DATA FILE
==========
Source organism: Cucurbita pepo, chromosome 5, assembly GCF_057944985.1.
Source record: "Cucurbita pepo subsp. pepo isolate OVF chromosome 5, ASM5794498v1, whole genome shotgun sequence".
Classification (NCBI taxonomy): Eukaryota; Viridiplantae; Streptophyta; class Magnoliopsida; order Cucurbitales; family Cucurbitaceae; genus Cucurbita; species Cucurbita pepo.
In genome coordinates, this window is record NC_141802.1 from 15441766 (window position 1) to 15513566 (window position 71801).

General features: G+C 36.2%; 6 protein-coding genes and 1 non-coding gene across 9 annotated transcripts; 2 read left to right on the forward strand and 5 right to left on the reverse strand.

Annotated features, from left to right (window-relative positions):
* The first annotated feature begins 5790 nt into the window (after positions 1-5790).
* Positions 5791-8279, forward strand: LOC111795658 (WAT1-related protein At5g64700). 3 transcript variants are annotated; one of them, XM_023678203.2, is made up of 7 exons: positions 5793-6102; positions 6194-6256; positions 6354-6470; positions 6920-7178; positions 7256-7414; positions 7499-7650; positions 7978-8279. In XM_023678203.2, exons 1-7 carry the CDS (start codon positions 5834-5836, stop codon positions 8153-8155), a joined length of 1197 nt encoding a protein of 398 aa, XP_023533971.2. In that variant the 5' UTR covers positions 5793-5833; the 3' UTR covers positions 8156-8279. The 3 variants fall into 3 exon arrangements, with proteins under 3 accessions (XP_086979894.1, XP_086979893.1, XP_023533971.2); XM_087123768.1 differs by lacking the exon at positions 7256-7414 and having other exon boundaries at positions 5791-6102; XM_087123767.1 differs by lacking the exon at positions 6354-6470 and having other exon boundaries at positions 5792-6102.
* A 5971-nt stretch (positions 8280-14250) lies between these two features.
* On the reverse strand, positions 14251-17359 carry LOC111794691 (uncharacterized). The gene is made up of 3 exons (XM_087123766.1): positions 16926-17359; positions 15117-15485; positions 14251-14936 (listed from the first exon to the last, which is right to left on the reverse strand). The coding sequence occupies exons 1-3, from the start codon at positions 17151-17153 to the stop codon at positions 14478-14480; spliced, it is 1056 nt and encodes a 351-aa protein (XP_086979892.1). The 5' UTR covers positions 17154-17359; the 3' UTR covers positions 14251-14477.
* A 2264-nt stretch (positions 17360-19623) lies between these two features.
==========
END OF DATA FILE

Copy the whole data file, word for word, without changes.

Source organism: Cucurbita pepo, chromosome 5, assembly GCF_057944985.1.
Source record: "Cucurbita pepo subsp. pepo isolate OVF chromosome 5, ASM5794498v1, whole genome shotgun sequence".
Classification (NCBI taxonomy): Eukaryota; Viridiplantae; Streptophyta; class Magnoliopsida; order Cucurbitales; family Cucurbitaceae; genus Cucurbita; species Cucurbita pepo.
In genome coordinates, this window is record NC_141802.1 from 15441766 (window position 1) to 15513566 (window position 71801).

General features: G+C 36.2%; 6 protein-coding genes and 1 non-coding gene across 9 annotated transcripts; 2 read left to right on the forward strand and 5 right to left on the reverse strand.

Annotated features, from left to right (window-relative positions):
* The first annotated feature begins 5790 nt into the window (after positions 1-5790).
* Positions 5791-8279, forward strand: LOC111795658 (WAT1-related protein At5g64700). 3 transcript variants are annotated; one of them, XM_023678203.2, is made up of 7 exons: positions 5793-6102; positions 6194-6256; positions 6354-6470; positions 6920-7178; positions 7256-7414; positions 7499-7650; positions 7978-8279. In XM_023678203.2, exons 1-7 carry the CDS (start codon positions 5834-5836, stop codon positions 8153-8155), a joined length of 1197 nt encoding a protein of 398 aa, XP_023533971.2. In that variant the 5' UTR covers positions 5793-5833; the 3' UTR covers positions 8156-8279. The 3 variants fall into 3 exon arrangements, with proteins under 3 accessions (XP_086979894.1, XP_086979893.1, XP_023533971.2); XM_087123768.1 differs by lacking the exon at positions 7256-7414 and having other exon boundaries at positions 5791-6102; XM_087123767.1 differs by lacking the exon at positions 6354-6470 and having other exon boundaries at positions 5792-6102.
* A 5971-nt stretch (positions 8280-14250) lies between these two features.
* On the reverse strand, positions 14251-17359 carry LOC111794691 (uncharacterized). The gene is made up of 3 exons (XM_087123766.1): positions 16926-17359; positions 15117-15485; positions 14251-14936 (listed from the first exon to the last, which is right to left on the reverse strand). The coding sequence occupies exons 1-3, from the start codon at positions 17151-17153 to the stop codon at positions 14478-14480; spliced, it is 1056 nt and encodes a 351-aa protein (XP_086979892.1). The 5' UTR covers positions 17154-17359; the 3' UTR covers positions 14251-14477.
* A 2264-nt stretch (positions 17360-19623) lies between these two features.